Given the unique challenges that rural communities face, which are exacerbated by a deteriorating rural health care infrastructure, a shortage of health care providers, and the closure of rural hospitals, monitoring and control plans must be developed to ensure that the extent of illness and death in those communities is assessed. Solutions that take into account the rural nature of these communities, as well as the social determinants of health that influence health care outcomes, must be developed.
COVID-19 Community Vulnerability Index Leader
Community-level social disadvantage and disaster vulnerability can influence the occurrence of COVID-19 and its negative outcomes in a variety of ways. Lower socioeconomic status (SES), for example, is associated with poor health care access, which may increase the risk of adverse health outcomes. Labor inequalities, a lack of workplace protections, and family overcrowding may make it difficult to follow social-distancing guidelines. Furthermore, racial/ethnic minorities and immigrants are less likely to have timely and appropriate health care. Evidence suggests that these disparities aided disease spread and severity during the H1N1 pandemic (8–11).
The Surgo Foundation’s (4) CCVI can be used to identify which communities may require the most assistance during a pandemic or other public health emergency. The CCVI scale runs from 0 to 1, with higher scores indicating greater vulnerability. A given geographic unit, such as a census tract or county, is ranked in relation to all similar units across the country based on six themes: 1) socioeconomic status (SES), 2) household composition and disability, 3) minority status and language, 4) housing type and transportation, 5) epidemiologic factors, and 6) health care system factors. The generated score can then be used to assign a level of vulnerability. In the United States, each designation corresponds to a quintile of that geographic unit type. For example, a county score of 0 to 0.20 would indicate very low vulnerability in comparison to all other US counties, a score of 0.21 to 0.40 would indicate low vulnerability, and so on until the final category of very high vulnerability and a score of 0.81 to 1.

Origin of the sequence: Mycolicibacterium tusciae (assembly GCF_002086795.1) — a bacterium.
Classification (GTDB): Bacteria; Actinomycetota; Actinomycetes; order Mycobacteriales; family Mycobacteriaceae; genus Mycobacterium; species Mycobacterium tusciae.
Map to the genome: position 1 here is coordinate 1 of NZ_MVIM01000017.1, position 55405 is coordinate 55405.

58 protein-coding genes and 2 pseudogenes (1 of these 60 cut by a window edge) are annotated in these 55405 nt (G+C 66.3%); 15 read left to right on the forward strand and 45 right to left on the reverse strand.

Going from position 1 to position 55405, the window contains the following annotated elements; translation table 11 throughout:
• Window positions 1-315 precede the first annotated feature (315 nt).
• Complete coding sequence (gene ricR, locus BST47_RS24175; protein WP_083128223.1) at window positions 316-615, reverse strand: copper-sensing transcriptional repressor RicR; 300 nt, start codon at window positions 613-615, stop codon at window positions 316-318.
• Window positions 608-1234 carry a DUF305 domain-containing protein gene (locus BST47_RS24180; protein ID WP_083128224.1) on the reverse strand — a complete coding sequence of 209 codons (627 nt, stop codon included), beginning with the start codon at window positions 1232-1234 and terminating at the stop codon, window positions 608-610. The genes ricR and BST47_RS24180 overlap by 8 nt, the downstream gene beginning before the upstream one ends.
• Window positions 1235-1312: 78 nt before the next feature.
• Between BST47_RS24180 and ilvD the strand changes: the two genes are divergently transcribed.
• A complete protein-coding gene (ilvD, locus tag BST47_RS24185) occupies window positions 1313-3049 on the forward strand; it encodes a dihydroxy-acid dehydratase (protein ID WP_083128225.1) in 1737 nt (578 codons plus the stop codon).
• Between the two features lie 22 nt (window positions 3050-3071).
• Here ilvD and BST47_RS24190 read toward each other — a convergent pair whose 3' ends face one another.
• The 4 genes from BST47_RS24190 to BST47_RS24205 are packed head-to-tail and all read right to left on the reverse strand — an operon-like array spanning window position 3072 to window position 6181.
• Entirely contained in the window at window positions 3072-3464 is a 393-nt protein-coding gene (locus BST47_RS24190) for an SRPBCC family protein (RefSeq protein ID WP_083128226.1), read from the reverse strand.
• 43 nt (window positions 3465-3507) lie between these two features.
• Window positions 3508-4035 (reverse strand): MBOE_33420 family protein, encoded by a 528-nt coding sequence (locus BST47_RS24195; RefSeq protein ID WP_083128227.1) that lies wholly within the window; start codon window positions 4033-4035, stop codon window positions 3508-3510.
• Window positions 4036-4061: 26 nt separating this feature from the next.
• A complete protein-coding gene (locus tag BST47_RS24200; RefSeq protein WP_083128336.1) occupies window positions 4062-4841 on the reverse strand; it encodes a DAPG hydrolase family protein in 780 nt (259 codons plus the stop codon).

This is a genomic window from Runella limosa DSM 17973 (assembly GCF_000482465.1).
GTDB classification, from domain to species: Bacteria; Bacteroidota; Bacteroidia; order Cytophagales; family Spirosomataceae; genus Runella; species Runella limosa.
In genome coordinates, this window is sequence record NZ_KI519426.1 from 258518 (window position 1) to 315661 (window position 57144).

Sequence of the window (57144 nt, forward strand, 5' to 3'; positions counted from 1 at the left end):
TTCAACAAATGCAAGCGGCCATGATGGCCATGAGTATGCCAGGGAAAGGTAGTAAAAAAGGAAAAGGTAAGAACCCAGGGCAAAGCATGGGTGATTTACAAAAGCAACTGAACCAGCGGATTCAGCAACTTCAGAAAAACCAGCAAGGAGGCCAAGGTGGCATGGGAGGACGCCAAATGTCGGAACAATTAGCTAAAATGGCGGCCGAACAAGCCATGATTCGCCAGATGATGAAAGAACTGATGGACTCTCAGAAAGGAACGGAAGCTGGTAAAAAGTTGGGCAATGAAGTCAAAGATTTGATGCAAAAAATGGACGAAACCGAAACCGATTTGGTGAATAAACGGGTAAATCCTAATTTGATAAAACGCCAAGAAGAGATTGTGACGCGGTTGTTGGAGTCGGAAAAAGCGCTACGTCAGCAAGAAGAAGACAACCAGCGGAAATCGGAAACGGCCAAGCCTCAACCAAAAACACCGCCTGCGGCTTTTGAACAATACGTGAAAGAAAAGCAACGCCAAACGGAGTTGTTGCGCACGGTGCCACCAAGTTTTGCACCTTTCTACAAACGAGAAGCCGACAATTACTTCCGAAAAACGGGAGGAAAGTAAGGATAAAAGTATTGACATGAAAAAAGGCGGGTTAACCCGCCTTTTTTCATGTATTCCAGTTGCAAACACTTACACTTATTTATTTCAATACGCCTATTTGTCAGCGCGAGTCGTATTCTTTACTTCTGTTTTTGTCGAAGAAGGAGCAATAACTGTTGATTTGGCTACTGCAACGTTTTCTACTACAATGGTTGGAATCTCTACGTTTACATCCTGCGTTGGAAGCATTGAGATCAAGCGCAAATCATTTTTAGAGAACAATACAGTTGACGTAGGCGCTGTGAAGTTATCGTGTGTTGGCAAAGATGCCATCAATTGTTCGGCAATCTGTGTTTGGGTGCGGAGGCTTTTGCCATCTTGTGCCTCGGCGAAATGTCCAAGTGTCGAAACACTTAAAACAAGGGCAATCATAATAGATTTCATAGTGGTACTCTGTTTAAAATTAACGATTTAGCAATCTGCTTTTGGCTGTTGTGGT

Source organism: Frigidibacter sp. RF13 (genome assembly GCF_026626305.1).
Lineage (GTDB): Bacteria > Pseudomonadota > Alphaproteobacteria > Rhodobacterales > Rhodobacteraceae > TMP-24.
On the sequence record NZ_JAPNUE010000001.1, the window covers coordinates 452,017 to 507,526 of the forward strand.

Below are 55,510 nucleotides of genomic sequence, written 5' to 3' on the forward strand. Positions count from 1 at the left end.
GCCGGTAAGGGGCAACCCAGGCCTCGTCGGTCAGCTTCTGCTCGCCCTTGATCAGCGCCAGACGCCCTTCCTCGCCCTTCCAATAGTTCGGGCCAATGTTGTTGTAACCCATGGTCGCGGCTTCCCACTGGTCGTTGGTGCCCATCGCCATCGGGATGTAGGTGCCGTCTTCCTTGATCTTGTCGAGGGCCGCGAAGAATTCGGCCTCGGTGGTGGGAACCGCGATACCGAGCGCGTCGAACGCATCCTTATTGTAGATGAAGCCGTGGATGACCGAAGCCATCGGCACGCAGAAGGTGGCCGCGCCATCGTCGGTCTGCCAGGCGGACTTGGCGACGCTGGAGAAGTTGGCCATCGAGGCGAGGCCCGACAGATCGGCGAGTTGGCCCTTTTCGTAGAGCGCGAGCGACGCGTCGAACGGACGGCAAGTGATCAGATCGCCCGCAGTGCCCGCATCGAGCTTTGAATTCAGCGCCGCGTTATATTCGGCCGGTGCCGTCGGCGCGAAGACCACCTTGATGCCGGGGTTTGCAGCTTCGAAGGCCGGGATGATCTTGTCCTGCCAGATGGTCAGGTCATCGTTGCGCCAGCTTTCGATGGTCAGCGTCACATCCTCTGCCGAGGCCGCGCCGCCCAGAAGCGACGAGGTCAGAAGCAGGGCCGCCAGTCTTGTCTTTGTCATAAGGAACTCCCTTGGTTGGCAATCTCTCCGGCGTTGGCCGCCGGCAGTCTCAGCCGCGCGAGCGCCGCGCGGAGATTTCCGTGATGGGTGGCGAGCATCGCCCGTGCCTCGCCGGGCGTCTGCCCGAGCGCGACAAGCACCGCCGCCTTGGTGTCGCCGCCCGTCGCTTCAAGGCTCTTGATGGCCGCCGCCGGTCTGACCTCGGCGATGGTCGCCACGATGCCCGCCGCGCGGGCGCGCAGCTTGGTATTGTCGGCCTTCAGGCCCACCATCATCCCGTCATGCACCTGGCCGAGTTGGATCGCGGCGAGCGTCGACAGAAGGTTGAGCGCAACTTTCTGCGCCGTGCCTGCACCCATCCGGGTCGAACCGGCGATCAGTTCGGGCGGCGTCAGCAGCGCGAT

The CCVI is not intended to predict who will become infected with SARS-CoV-2. It can, however, provide information about the expected negative impact at the community level. This data can assist decision-makers in allocating resources where they are most needed. The index could aid in the development of a community risk profile for SARS-CoV-2 infection, which could be used to target and tailor control efforts. The CCVI data show that each of the nine southeastern states has a CCVI score of very high vulnerability. Scores for each state also indicated extremely high vulnerability on all six indicators used to calculate the CCVI (4,12–14). Mississippi, for example, has a score of 1 for socioeconomic status, household composition, and disability, and a score of 0.92 for epidemiologic factors. Mississippi’s overall CCVI score is 0.92. This score indicates that Mississippi is particularly vulnerable and prone to poorer COVID-19-related outcomes, particularly in communities with lower socioeconomic status and overall poor health.